To see native ground over return over a period of time was very satisfying. My areas were only small, to protect individual trees, and maintenance need to be done every year to keep buffel from re-invading. The visual effect was dramatic.

  15. There’s one very big piece of the buffel jigsaw puzzle that is continually ignored, and it’s this. I believe it was over 10 years ago at one of the Friday arvo talks hosted by CSIRO.
    The guest speaker was reporting on her PhD field research in Central Australia. She was studying the spread of buffel here by use of DNA sampling.
    She reported than not one sample taken in areas buffel had spread to, could be matched to the DNA of the cultivars known to have been introduced. Not only that, there were substantial variation within the unidentified samples.
    This very much supported the earlier fears by Peter Latz that buffel was hybridizing in the field – remember that the introduction of buffel was considered to be a dismal failure until the mid ’70s, now we partially know why.
    The implications of this is that putting it bluntly, we’ve facilitated the emergence of a super weed. It follows that discussing the impact of the hybridised buffel causing all the problems we know about so well, v. any value buffel may have in the pastoral industry, so far has been very misdirected.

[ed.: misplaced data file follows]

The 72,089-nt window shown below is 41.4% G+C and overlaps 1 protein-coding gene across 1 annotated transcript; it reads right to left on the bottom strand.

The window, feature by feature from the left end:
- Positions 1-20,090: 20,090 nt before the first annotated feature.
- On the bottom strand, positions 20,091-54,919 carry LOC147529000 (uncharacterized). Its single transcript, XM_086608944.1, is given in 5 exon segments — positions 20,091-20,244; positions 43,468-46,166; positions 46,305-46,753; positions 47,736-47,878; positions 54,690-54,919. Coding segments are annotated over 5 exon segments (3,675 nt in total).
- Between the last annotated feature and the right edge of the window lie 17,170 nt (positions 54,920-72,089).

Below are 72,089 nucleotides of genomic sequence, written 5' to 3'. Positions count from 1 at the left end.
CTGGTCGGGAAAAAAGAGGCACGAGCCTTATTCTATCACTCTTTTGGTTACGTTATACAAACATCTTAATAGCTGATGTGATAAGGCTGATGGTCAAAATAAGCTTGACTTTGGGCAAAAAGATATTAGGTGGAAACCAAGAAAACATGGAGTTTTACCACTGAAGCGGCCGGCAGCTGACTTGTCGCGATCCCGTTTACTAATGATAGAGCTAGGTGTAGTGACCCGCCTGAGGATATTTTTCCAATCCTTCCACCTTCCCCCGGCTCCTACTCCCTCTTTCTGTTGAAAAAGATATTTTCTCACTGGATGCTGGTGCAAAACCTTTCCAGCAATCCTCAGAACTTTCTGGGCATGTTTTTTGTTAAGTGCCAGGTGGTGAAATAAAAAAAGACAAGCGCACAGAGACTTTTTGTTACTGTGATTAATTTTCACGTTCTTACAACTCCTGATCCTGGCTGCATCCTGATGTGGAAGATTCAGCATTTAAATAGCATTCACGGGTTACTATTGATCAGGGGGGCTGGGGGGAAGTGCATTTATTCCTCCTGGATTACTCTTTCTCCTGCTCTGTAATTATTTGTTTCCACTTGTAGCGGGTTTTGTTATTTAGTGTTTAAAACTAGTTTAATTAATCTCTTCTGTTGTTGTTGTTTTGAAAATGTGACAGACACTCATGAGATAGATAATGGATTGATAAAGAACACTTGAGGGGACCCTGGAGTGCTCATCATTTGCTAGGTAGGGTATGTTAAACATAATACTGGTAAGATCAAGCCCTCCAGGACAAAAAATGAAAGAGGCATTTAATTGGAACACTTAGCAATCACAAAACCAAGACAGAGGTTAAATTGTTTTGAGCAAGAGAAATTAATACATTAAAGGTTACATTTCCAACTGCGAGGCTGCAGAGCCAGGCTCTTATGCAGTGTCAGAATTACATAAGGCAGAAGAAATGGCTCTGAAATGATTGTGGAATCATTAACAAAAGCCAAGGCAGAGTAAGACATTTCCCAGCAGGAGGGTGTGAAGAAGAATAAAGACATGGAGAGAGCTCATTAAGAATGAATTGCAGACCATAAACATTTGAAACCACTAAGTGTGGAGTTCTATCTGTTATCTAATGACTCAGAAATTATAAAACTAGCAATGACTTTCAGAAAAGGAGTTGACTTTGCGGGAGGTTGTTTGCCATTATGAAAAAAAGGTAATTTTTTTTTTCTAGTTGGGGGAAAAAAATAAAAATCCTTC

This is not new information, but not information those in power (or the pastoral industry) are interested in.
    I can only surmise that perhaps it is because if those in power took it on board, they would have no excuse not to do what so many of us know needs to be done, and that’s to get on with it.
    The rest of the pastoral industry also need to seriously take this on board, because one of the side effects of cattle overdosing on buffel (which will happen to them, we’ve had first hand experience of it) if we keep going as we are, are quite serious, and documented but unfortunately, so far ignored.
    Hybridized buffel knows no boundaries.

    Hi Rod, Thank you for your comment. Three of the many reports (google them!) about buffel in the Alice Springs News:
    Buffel grass legacy started under Canberra rule.
    And this is a quote from a CSIRO published report co-written by Alice Springs scientist Dr Margaret Friedel:
    Buffel grass has demonstrated a strong propensity to naturalise in Australia. Avoiding the introduction of new varieties may also reduce the development, through mutation and/or hybridisation of genotypes that are better adapted to particular environments.